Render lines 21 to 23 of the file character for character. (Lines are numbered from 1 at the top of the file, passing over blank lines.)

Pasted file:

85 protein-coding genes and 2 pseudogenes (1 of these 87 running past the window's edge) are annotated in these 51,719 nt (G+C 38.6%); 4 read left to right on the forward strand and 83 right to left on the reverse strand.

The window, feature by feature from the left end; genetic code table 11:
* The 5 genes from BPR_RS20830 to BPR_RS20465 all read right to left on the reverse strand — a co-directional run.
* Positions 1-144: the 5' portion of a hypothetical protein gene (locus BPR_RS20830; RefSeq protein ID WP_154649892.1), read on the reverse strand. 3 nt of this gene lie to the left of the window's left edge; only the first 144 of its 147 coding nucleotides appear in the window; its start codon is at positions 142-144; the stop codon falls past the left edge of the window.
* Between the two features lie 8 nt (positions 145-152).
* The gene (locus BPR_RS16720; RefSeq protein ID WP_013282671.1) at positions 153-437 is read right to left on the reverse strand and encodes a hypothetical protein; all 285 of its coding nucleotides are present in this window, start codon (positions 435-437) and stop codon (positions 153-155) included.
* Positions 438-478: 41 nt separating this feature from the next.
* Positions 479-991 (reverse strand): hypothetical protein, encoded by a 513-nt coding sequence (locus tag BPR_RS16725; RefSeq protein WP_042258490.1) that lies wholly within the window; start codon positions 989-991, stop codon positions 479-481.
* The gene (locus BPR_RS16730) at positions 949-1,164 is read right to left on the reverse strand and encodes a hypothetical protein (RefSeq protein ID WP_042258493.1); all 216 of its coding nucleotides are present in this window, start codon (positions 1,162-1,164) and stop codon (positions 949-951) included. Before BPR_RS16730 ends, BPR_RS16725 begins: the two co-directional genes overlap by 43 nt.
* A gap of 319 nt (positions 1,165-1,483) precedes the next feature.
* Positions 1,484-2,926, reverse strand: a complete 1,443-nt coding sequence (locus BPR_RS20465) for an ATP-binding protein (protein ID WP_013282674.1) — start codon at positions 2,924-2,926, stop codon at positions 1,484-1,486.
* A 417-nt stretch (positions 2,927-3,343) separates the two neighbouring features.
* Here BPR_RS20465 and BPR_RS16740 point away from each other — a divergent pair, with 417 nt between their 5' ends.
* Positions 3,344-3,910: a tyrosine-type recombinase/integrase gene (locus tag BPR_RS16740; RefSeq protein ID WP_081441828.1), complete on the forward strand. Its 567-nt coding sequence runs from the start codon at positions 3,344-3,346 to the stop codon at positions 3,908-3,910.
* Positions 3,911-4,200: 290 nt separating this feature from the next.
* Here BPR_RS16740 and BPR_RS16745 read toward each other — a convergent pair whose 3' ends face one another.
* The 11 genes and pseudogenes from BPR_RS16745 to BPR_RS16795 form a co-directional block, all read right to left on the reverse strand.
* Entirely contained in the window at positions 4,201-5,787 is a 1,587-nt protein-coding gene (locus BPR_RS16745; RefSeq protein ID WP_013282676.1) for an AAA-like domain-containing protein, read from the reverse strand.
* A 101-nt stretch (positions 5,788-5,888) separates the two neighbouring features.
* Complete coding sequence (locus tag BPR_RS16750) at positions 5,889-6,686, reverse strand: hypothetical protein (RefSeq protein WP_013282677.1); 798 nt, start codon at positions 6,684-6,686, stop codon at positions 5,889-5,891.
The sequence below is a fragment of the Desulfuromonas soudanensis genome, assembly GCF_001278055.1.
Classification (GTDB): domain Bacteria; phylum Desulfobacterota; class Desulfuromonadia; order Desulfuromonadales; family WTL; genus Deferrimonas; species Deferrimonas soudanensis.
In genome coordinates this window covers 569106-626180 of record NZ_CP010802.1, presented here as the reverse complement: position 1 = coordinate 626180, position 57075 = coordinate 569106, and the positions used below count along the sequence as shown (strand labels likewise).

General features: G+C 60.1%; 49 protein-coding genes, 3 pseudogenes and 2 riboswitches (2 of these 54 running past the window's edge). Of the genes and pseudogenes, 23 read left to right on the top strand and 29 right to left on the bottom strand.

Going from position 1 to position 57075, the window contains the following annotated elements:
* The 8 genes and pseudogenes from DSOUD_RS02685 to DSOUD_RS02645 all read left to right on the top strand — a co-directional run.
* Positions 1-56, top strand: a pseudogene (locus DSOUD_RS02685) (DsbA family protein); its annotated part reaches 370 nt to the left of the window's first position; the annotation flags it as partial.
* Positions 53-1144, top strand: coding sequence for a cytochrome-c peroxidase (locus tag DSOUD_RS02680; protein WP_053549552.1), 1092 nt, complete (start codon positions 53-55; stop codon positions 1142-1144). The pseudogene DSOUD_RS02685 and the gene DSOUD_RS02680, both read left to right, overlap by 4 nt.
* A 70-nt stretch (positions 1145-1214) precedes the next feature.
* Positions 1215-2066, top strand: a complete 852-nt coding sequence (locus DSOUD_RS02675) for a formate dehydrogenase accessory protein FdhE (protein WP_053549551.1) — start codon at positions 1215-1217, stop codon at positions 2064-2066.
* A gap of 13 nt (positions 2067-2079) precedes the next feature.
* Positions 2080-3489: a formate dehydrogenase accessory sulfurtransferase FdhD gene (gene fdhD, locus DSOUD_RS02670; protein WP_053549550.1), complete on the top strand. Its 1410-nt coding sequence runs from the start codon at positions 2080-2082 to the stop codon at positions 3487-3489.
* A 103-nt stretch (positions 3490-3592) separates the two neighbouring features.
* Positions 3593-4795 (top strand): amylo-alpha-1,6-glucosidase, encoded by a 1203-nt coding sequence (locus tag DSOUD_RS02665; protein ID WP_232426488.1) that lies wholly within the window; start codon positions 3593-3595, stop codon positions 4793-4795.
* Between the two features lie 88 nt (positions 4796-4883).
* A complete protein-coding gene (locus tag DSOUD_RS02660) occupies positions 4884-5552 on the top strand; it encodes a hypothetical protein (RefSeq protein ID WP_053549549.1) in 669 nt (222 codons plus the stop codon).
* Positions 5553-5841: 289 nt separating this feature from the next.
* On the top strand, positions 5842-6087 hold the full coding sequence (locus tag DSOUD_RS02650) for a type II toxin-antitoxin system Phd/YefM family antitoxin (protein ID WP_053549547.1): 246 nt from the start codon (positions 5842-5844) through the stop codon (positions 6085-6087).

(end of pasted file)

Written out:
The sequence below is a fragment of the Desulfuromonas soudanensis genome, assembly GCF_001278055.1.
Classification (GTDB): domain Bacteria; phylum Desulfobacterota; class Desulfuromonadia; order Desulfuromonadales; family WTL; genus Deferrimonas; species Deferrimonas soudanensis.
In genome coordinates this window covers 569106-626180 of record NZ_CP010802.1, presented here as the reverse complement: position 1 = coordinate 626180, position 57075 = coordinate 569106, and the positions used below count along the sequence as shown (strand labels likewise).